The changes pollution inscribes in pregnancy haunt us not just during childhood, but throughout life
In chunky black glasses and a patterned scarf, her dark hair pulled back, Beate Ritz still looks more the sophisticated European than the casual Californian, even after decades in America.
Sunshine streams through a window into her home in the Santa Monica Mountains, above Los Angeles, as we speak on Skype, and she pours herself a cup of tea.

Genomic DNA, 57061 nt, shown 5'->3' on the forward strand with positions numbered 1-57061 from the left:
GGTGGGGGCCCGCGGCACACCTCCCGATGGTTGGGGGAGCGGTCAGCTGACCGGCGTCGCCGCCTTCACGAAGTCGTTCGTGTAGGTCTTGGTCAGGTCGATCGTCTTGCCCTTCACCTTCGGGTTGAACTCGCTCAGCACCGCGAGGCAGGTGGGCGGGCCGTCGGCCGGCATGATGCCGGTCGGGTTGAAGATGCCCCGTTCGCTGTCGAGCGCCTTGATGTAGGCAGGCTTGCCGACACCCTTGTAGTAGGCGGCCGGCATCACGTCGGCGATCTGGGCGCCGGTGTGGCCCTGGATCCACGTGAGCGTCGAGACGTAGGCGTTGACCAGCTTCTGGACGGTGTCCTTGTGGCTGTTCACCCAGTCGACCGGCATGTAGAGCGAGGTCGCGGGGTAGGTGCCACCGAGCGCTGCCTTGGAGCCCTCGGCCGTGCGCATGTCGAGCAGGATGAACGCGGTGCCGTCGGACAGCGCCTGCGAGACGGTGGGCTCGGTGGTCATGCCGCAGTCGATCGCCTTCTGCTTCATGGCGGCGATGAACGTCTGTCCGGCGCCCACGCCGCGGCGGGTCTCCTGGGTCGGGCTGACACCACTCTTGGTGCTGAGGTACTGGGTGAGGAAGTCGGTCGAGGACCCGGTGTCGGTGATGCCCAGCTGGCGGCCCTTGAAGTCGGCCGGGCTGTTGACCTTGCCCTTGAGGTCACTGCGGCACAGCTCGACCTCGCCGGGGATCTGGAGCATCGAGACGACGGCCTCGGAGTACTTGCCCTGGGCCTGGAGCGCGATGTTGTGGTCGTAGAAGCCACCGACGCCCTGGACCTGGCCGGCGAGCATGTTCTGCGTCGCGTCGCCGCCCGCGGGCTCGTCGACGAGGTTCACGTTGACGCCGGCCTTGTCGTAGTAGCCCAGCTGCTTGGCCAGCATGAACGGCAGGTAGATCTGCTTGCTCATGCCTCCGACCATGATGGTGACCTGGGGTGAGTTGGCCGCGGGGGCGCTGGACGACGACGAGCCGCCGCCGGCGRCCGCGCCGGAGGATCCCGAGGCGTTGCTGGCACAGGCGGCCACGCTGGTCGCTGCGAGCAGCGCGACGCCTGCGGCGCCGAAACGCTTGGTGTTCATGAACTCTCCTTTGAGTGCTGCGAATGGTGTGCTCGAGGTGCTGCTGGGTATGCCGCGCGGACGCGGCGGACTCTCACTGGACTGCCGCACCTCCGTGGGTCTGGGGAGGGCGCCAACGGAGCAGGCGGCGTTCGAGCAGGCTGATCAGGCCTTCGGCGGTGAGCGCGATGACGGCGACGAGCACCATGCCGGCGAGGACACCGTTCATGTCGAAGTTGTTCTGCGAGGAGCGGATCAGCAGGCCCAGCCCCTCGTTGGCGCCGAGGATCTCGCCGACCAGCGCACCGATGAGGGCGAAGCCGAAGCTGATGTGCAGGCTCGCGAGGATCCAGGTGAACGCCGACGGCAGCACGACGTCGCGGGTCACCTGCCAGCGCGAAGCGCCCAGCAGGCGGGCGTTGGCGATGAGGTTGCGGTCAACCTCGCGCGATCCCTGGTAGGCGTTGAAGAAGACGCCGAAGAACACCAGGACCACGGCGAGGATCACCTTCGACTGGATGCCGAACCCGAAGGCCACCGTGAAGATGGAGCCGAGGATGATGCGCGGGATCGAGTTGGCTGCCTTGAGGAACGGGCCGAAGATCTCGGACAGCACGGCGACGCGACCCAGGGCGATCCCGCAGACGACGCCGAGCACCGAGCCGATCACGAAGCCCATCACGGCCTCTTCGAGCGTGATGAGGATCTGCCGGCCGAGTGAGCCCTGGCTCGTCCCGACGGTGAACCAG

Ritz is an epidemiologist at UCLA, and she knows it can be nearly impossible to link one individual’s health problem to a specifc environmental cause. But the work that would shape her career began with a nagging, personal worry. The smog blanketing L.A. came as a foul shock when she arrived from her native Germany.
She was expecting her first child, and the pregnancy was smooth and easy; she swam regularly right until the end.